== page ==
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YouTube sensation, Chescaleigh may typically post hilarious videos about hair and various other parody shorts (Sh*t White Girls Say To Black Girls), but she’s not just a one-note kind of girl. This dynamic young black woman has heart and an admirable vulnerability that makes her relatable. In her latest video, Chescaleigh tackles “Slut Shaming.” This phrase is indeed a “thing” and has opened up a conversation via various bloggers, vloggers and journalists.

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The video is in response to another vlogger’s video, “Things I Don’t Understand About Women…Slut Edition.” When Jenna Marbles from the video comments on why girls have one night stands, she makes a lot of good points about the bad intentions of these strange men “sluts” find themselves in the beds of for the night.

Check Out Chescaleigh’s Response To Jenna Marbles’ Slut Shaming Video:

Chescaleigh then takes this conversation and painfully opens up about her experience with losing her virginity via date rape. It’s a gut-wrenching story that ends with thoughts of slut shaming and victim blaming. When women are blamed for being raped because of everything from how they dress to how they flirt, it leads to victim blaming.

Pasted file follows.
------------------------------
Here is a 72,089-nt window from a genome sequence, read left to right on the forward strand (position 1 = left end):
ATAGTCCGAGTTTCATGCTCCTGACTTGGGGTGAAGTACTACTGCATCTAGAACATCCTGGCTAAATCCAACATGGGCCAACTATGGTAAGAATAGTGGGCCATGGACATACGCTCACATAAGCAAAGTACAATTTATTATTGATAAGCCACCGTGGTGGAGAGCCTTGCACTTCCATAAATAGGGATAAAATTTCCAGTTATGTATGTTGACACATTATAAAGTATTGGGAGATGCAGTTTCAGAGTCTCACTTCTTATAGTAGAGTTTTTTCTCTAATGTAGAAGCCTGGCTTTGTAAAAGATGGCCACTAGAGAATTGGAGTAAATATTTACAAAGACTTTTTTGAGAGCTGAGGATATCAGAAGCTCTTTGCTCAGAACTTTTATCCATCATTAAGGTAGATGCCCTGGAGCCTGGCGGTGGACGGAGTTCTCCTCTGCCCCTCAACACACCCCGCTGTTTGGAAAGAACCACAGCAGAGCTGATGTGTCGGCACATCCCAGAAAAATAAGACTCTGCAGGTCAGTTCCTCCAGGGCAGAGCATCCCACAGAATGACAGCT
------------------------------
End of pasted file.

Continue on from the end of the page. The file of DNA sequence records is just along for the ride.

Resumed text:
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Check out these interesting YouTube responses to Jenna Marbles’ Slut Shaming:

There’s a thin line between slut shaming and victim blaming and both of these are painful parts of women being sexy and putting themselves out there fearlessly. I’ve been learning recently how to embrace my woman power and most of it is realizing my own sex appeal and being proud of it. Chescaleigh opened up my mind to the danger of embracing and owning your own sexy woman power.

When a woman owns her sexy, many judgmental folks think of her as a slut and it’s an unfair assessment of a woman who is more than just…sexy. Even though Chescaleigh’s story doesn’t address embracing your sexy and instead highlights the horrific experience of losing her virtue through date rape and dealing with her “friend” telling her coworkers, who in turn began labeling her a slut; I still understand the pain she’s in.

Victim blaming is very real and almost pushed to an afterthought because society feels more comfortable trying to call out the victim’s would-be wrongdoings instead of recognizing the problem lies in the sick son of a you-know-what that needs to feel the power of raping someone.

My heart goes out to Chescaleigh and I am so happy she decided to share her story on victim blaming. Hopefully it will make you all think twice about the next time you label someone a slut. Words have power people.

Related Stories:

No One Man Should Have All That Power: Rape & Sexuality

Deelishis Opens Up About Being Raped At 18: “No Means No!”

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